Tesla (TSLA) is down about $19 a share at the moment.
All after the company said it only delivered 343,830 vehicles, and produced 365,923 in the third quarter. While numbers were up quarter over quarter, they were below expectations.
As noted by Barron’s: The company said that deliveries have historically been skewed toward the end of each quarter, and that as “production volumes continue to grow, it is becoming increasingly challenging to secure vehicle transportation capacity and at a reasonable cost during these peak logistics weeks.”
Analysts don’t seem to be too concerned, though.
Wedbush analyst Dan Ives, for example, has an outperform rating on the stock with a target of $360. He noted, “We view this more of a logistical speed bump rather than the start of a softer delivery trajectory into the [fourth quarter and 2023] and remain bullish on the Tesla story.”
Truist Securities has a buy rating on the stock with a price target of $348 from $333. The firm believes the latest shortfall is temporary.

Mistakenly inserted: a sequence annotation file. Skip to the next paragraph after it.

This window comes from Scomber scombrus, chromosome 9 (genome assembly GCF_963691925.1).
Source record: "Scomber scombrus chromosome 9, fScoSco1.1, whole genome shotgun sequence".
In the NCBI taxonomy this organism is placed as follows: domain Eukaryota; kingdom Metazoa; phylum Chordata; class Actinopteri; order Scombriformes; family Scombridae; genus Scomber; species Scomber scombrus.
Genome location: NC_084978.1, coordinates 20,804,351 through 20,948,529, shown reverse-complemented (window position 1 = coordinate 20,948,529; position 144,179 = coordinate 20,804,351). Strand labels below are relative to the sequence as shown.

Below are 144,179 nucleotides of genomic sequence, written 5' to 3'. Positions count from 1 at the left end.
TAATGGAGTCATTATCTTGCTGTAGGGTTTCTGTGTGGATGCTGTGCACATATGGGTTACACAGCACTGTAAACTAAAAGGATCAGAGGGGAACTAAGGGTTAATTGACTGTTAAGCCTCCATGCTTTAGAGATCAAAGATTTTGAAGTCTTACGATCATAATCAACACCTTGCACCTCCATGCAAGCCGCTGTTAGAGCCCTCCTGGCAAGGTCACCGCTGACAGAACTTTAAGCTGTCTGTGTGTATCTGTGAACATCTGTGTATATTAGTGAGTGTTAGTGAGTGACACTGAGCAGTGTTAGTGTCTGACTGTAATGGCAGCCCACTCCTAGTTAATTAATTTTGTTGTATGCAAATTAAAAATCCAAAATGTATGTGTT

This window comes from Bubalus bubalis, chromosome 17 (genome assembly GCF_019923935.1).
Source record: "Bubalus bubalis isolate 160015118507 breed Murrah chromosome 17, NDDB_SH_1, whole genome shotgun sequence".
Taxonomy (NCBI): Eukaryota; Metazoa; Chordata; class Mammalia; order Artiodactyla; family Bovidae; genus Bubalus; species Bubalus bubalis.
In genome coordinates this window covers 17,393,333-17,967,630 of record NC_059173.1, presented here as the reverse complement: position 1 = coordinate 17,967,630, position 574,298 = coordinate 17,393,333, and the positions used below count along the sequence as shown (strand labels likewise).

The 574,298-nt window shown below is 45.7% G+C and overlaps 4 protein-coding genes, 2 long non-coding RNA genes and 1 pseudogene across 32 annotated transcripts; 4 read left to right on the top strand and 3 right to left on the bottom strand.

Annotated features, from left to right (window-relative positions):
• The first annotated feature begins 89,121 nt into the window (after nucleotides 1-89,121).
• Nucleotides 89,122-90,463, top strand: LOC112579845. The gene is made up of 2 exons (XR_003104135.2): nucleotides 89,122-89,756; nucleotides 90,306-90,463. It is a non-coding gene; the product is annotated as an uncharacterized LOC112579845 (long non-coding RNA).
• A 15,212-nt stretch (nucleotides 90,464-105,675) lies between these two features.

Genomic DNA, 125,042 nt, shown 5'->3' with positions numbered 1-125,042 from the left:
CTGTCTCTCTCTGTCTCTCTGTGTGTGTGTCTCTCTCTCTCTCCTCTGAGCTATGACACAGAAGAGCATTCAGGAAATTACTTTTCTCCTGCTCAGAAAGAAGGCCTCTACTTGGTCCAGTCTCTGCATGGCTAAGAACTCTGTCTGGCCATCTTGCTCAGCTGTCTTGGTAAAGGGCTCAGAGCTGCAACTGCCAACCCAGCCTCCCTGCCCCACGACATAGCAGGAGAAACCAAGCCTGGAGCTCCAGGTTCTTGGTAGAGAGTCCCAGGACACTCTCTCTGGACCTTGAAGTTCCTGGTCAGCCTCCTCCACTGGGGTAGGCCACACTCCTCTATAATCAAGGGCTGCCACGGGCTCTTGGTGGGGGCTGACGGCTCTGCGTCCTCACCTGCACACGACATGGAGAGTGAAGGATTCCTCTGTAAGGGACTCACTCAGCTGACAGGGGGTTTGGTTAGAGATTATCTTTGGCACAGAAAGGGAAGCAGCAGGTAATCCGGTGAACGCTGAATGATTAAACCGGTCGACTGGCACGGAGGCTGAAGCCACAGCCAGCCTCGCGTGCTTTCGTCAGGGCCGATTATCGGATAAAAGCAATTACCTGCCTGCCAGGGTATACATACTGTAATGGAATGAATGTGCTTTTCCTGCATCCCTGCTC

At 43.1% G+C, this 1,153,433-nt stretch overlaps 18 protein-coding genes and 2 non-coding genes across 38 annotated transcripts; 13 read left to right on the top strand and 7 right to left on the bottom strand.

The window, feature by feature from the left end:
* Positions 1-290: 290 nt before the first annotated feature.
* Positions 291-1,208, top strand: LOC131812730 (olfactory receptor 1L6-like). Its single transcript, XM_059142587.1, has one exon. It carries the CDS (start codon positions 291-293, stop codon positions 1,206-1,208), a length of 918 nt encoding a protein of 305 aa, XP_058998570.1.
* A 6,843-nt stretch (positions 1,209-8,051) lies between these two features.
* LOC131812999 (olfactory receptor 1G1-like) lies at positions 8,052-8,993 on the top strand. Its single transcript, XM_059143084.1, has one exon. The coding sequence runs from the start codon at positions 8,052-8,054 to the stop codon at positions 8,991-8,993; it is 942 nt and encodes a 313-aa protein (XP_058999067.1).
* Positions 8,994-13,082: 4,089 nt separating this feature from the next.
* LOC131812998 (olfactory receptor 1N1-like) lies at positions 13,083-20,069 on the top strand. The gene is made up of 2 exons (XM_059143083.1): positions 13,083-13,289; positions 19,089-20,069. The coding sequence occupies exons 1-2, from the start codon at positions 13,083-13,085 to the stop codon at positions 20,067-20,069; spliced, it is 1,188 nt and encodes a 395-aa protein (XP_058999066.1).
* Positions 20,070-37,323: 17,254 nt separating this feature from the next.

While TSLA is a falling knife at the moment, keep an eye on it.
Weakness in TSLA is an Opportunity
Weakness may be a strong opportunity here – especially with EV sales showing no signs of cooling, and with more states and countries pushing for more EVs. New York Gov. Kathy Hochul, for example, just tweeted, “All new vehicles sold in New York must be zero emissions by 2035. By revving up our clean transportation transition and making major investments to make EVs more accessible, we’re supercharging our fight against climate change.”
Plus, governments all over the world are pushing for a greener future.
The U.S. wants to cut emissions by up to 52%. Europe says it’ll cut emissions by up to 55%. China says it will stop releasing CO2 in the next 40 years. To help, leaders want millions of zero-emission electric vehicles on the roads as of yesterday.
The International Energy Agency (IEA) estimates we could see 135 million EVs in the next 10 years. Analysts at Ernst & Young say EV sales could outpace combustion engines in Europe, China, and the U.S. in the next 12 years.